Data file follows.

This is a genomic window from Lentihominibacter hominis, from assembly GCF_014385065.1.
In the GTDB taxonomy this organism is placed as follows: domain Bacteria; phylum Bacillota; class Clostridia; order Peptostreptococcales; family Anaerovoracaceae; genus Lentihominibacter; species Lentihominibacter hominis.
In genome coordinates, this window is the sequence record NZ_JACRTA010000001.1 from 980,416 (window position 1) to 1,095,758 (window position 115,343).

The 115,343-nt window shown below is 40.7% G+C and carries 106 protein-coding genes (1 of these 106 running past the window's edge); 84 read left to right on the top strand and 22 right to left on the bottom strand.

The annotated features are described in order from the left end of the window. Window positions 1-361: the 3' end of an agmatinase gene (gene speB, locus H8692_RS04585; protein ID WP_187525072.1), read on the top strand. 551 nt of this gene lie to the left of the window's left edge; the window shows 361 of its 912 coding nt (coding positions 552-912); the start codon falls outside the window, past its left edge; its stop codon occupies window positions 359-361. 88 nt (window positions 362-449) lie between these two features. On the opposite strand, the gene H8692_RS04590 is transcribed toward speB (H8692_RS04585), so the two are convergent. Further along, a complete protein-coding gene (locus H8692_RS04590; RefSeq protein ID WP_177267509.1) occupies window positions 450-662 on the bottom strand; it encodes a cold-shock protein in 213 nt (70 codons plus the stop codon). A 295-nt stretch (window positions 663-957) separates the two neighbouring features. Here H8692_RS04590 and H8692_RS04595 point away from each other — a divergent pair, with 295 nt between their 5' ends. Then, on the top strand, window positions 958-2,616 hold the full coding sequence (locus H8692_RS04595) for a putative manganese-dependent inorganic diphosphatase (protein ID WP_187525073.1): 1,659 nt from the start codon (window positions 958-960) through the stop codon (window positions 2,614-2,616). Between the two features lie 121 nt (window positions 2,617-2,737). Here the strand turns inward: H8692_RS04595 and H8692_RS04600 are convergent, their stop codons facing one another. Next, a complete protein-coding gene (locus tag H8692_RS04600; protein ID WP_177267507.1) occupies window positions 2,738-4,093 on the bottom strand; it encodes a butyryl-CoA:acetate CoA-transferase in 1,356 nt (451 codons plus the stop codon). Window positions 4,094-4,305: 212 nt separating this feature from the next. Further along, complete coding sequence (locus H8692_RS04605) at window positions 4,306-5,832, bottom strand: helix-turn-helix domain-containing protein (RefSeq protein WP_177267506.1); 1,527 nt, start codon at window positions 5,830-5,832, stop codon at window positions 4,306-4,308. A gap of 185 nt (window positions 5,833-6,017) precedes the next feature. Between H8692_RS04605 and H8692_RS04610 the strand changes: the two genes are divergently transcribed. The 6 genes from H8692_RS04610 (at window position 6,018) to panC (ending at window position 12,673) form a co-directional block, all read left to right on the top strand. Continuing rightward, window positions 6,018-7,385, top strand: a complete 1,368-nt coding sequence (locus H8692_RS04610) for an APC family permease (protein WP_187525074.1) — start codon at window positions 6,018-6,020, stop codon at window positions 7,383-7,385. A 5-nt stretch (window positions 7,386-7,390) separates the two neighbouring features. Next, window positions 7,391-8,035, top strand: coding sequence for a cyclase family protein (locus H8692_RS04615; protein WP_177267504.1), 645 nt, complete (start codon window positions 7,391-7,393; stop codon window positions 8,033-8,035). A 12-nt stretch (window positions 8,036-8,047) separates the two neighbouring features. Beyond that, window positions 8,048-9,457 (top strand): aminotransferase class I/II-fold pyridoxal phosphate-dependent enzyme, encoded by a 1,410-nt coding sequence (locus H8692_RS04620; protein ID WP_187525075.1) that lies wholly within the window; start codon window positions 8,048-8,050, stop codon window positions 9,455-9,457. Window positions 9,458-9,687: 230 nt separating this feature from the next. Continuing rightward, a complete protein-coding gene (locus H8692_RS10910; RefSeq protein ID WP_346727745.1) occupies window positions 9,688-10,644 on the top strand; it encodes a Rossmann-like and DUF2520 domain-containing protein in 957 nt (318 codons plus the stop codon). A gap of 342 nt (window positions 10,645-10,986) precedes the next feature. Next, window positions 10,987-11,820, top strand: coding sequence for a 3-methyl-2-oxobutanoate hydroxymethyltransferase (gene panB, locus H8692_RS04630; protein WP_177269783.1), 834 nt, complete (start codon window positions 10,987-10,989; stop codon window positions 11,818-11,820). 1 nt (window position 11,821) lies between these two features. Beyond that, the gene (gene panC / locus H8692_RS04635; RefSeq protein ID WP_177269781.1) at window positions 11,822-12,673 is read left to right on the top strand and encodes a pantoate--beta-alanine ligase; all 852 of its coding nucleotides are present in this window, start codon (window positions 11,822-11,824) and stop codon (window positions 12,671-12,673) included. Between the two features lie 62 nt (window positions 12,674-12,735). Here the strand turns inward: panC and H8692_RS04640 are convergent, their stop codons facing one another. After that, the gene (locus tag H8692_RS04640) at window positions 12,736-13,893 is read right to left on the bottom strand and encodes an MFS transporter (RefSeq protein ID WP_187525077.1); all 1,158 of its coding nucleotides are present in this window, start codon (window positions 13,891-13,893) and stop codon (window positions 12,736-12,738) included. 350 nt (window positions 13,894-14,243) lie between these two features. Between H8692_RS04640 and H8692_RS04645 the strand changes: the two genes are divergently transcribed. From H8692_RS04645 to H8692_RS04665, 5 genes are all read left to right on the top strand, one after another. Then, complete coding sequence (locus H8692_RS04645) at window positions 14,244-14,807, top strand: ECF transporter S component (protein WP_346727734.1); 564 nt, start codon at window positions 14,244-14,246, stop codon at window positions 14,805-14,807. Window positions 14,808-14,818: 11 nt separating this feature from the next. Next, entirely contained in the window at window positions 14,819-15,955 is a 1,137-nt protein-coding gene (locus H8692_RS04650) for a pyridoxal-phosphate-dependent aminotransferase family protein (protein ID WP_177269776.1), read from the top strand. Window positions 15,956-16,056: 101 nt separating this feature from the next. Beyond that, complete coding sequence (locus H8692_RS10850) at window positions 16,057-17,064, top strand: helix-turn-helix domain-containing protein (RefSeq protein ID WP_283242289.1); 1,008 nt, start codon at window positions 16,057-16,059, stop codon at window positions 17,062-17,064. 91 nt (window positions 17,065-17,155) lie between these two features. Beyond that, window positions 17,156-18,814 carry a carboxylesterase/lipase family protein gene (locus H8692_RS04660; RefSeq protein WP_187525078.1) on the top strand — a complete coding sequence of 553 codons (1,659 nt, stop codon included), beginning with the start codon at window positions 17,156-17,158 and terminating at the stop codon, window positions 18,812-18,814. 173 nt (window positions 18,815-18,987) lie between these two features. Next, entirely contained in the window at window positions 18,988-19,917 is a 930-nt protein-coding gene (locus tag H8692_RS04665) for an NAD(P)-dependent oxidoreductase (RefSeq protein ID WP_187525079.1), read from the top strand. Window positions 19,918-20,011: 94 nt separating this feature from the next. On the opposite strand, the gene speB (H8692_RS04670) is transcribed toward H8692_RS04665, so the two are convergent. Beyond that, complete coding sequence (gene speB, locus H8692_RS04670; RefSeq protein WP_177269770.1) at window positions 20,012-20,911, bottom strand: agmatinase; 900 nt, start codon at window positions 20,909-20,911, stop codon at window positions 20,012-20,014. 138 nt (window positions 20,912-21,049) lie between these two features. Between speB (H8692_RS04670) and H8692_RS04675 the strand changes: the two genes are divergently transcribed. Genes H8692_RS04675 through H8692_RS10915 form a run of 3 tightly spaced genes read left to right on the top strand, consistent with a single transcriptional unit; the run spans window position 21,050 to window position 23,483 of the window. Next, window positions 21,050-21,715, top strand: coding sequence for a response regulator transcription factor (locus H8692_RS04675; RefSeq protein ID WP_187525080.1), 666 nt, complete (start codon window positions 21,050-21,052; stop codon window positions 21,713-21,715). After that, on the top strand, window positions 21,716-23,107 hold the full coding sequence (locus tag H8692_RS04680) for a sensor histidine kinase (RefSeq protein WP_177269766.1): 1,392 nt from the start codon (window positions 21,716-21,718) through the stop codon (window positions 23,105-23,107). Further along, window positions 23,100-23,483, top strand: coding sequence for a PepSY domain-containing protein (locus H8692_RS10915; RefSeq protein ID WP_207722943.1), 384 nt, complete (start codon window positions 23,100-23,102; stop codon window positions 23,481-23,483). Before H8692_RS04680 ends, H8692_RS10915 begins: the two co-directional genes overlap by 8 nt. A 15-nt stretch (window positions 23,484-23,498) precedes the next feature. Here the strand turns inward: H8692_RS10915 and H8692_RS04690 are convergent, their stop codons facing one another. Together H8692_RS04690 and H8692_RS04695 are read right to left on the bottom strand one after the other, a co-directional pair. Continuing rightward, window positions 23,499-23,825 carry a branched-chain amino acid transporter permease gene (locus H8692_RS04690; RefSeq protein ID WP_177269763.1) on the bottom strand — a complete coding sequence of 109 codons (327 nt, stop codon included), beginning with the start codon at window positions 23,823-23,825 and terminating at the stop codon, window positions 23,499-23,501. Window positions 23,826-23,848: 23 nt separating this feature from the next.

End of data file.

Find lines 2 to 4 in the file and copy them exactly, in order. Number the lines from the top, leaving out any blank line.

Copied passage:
In the GTDB taxonomy this organism is placed as follows: domain Bacteria; phylum Bacillota; class Clostridia; order Peptostreptococcales; family Anaerovoracaceae; genus Lentihominibacter; species Lentihominibacter hominis.
In genome coordinates, this window is the sequence record NZ_JACRTA010000001.1 from 980,416 (window position 1) to 1,095,758 (window position 115,343).

The 115,343-nt window shown below is 40.7% G+C and carries 106 protein-coding genes (1 of these 106 running past the window's edge); 84 read left to right on the top strand and 22 right to left on the bottom strand.